The course provides a combined education in the academic and international worlds. It is relevant to students interested in Bioethics, Women’s and Gender Studies, Social Sciences, International & Public Health, Public Policy, Law, Medicine, and Nursing (among other fields).
The course includes a trip to the Netherlands over Spring Break 2012 (March 9-18, 2012), where students are taught by instructors and faculty from universities in the Netherlands. The program also includes guided tours of health care facilities, clinics, and social institutions. Prior to the trip, students will attend an orientation with the Director of International Programs, and two two-hour pre-trip seminars with the instructors at Case Western Reserve University (or via a web-based tutorial). After the trip, students will meet with the instructors for a wrap-up session to compare policies and practices in the United States and the Netherlands. (3 credits, register for Spring semester 2012)
- Offers students the opportunity to familiarize themselves with social policies and practices related to women's health in the United States and the Netherlands;
- Delves into the similarities and differences in each country’s social policy approach to birth control and family planning, abortion, prenatal testing, childbirth, health care disparities, cosmetic surgery, prostitution, and trafficking in women;
- Addresses the US and Dutch national policies regarding the public provision of health care for women;
- Explores the ways in which social norms shape policies over time, which political actors are involved in shaping women's health policy, and the balance between women's health as a matter of the public good and/or individual responsibility;
- Incorporates the expertise of healthcare providers, bioethicists, and women’s health advocates, enabling a better understanding of how medicine, law and life intersect;
- Provides an opportunity to travel to the Netherlands to directly observe Dutch culture and health care.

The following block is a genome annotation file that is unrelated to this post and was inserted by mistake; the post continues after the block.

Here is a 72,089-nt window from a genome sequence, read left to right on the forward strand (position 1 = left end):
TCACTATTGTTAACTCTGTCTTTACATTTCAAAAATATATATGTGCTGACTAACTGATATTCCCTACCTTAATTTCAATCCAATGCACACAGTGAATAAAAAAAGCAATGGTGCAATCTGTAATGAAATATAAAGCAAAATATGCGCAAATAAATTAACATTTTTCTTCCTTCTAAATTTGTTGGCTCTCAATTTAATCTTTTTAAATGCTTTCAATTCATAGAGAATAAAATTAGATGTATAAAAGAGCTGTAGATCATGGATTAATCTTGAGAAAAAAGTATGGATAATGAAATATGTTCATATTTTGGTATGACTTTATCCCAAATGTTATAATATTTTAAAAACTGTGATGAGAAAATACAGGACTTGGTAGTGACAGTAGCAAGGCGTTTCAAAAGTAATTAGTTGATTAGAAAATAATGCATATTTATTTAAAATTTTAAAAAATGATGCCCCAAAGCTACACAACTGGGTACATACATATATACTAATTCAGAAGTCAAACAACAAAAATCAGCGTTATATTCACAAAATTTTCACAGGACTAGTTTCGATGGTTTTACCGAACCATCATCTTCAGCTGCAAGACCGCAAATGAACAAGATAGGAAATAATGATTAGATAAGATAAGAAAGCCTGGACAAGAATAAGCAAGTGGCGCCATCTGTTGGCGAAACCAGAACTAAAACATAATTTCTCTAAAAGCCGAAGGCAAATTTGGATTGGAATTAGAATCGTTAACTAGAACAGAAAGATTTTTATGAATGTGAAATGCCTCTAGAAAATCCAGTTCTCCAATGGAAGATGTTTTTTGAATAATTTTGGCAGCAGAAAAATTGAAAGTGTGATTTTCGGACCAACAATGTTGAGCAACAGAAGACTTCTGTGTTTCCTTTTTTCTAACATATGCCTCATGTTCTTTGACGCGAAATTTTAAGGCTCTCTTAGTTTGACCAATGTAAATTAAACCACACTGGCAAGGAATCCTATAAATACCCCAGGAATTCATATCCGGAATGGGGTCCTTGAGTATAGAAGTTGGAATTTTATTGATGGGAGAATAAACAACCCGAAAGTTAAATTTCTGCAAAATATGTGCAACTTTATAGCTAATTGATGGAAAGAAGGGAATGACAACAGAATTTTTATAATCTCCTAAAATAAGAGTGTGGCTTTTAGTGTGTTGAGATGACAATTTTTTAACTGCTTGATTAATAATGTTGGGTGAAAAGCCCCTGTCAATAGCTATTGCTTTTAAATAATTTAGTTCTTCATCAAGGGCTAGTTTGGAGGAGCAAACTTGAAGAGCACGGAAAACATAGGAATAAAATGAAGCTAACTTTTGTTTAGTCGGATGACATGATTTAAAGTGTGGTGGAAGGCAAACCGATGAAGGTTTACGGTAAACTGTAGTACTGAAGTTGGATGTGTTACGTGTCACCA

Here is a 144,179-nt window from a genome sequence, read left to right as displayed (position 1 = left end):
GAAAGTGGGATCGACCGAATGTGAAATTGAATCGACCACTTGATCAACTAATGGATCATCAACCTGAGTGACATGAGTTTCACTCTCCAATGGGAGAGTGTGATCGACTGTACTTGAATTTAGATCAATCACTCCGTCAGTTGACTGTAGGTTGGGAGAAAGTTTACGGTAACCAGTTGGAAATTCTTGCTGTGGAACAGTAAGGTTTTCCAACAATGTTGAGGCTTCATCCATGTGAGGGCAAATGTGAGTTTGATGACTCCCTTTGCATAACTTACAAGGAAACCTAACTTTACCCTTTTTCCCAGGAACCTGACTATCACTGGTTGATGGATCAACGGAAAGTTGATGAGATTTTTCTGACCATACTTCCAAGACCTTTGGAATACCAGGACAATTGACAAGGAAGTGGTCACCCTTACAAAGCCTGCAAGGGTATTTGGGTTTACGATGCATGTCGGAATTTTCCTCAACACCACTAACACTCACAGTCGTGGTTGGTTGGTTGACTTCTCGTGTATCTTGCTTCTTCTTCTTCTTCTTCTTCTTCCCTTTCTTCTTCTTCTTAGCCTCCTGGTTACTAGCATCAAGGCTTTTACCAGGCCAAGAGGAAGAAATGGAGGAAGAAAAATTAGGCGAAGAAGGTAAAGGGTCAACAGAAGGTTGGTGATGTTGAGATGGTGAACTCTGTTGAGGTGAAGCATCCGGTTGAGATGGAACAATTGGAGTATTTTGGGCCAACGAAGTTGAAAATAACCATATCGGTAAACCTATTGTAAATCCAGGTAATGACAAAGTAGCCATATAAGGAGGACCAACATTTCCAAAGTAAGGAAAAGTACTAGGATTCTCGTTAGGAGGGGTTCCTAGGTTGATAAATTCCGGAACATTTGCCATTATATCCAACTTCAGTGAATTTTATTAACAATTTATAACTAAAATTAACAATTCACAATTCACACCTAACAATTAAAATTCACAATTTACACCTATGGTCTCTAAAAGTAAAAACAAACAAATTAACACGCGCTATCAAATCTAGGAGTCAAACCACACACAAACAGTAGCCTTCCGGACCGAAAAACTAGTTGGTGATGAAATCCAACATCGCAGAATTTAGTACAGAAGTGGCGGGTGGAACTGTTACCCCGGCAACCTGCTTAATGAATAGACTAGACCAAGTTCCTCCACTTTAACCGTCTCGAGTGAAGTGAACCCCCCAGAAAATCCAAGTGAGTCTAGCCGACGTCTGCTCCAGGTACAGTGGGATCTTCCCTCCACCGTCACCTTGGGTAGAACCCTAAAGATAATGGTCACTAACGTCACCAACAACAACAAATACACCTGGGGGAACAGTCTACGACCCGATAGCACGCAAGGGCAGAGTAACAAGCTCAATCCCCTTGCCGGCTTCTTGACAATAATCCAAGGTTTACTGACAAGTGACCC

Through this program students will:
- Become familiar with social policies and practices in areas such as reproductive rights, abortion and contraception, maternal health, prenatal care, childbirth practices, cosmetic surgery, prostitution and sex trafficking, and health care access and disparities in the United States and the Netherlands;
- Identify important similarities and differences between policy, practice, history, cultural attitudes, and ethics with regard to women's health in the United States and the Netherlands;
- Understand the development of social policies, human services, and ethical issues in both countries with consideration of the history and cultural and social contexts of each place;
- Develop the analytical skills necessary for evaluating social policy and ethical issues related to women's health policy in both contexts, and understand how differing values result in very different approaches to the same issues;
- Integrate theory, observational, and didactic components to gain an intercultural perspective on each of the topic areas within each country.
Students will be expected to familiarize themselves with the literature in both countries on social policy and ethics concepts that are relevant to course topics prior to the trip. Attendance and active participation in the pre-trip seminar, all didactics and observational experiences during the trip to the Netherlands, and the post-trip wrap-up seminar make up 25% of the final grade. Writing assignments make up the remaining 75% of the final grade, and consist of a short pre-trip paper based on the course readings, and a more substantial final paper that synthesizes the course readings, lectures, and site visits to compare and contrast US and Dutch approaches to one particular women's health issue of the student’s choosing.Instructor:
Michelle L. McGowan, Ph.D. is an Assistant Professor in the Department of Bioethics at Case Western Reserve University School of Medicine. Her teaching and research interests include women’s health, reproductive ethics, and reproductive and genetic technologies.
Wednesday, February 15, 2012, 6:00-8:00 PM, School of Medicine, Room T-501
Wednesday, February 29, 2012, 6:00-8:00 PM, School of Medicine, Room T-501
Wednesday, March 28, 2012, 6:00-8:00 PM, School of Medicine, Room T-501
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